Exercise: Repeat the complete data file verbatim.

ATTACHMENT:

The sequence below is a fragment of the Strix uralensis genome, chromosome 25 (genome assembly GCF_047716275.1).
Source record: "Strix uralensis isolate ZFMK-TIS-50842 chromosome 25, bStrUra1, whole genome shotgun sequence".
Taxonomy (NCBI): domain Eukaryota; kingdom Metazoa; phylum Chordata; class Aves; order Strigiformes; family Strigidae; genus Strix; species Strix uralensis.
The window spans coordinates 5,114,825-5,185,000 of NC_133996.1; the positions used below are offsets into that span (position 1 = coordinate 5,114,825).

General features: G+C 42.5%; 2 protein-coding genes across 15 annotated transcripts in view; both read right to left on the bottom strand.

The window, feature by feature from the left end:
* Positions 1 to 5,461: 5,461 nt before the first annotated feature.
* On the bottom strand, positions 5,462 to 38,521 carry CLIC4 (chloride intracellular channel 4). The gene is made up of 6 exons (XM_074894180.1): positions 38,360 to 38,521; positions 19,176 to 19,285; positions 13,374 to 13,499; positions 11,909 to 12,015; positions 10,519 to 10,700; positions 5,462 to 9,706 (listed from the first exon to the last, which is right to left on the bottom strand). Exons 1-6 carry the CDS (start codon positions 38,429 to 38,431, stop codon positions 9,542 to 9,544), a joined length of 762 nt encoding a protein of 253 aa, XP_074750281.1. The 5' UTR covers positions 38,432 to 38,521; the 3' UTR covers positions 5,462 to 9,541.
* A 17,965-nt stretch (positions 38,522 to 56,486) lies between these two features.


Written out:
The sequence below is a fragment of the Strix uralensis genome, chromosome 25 (genome assembly GCF_047716275.1).
Source record: "Strix uralensis isolate ZFMK-TIS-50842 chromosome 25, bStrUra1, whole genome shotgun sequence".
Taxonomy (NCBI): domain Eukaryota; kingdom Metazoa; phylum Chordata; class Aves; order Strigiformes; family Strigidae; genus Strix; species Strix uralensis.
The window spans coordinates 5,114,825-5,185,000 of NC_133996.1; the positions used below are offsets into that span (position 1 = coordinate 5,114,825).

General features: G+C 42.5%; 2 protein-coding genes across 15 annotated transcripts in view; both read right to left on the bottom strand.

The window, feature by feature from the left end:
* Positions 1 to 5,461: 5,461 nt before the first annotated feature.
* On the bottom strand, positions 5,462 to 38,521 carry CLIC4 (chloride intracellular channel 4). The gene is made up of 6 exons (XM_074894180.1): positions 38,360 to 38,521; positions 19,176 to 19,285; positions 13,374 to 13,499; positions 11,909 to 12,015; positions 10,519 to 10,700; positions 5,462 to 9,706 (listed from the first exon to the last, which is right to left on the bottom strand). Exons 1-6 carry the CDS (start codon positions 38,429 to 38,431, stop codon positions 9,542 to 9,544), a joined length of 762 nt encoding a protein of 253 aa, XP_074750281.1. The 5' UTR covers positions 38,432 to 38,521; the 3' UTR covers positions 5,462 to 9,541.
* A 17,965-nt stretch (positions 38,522 to 56,486) lies between these two features.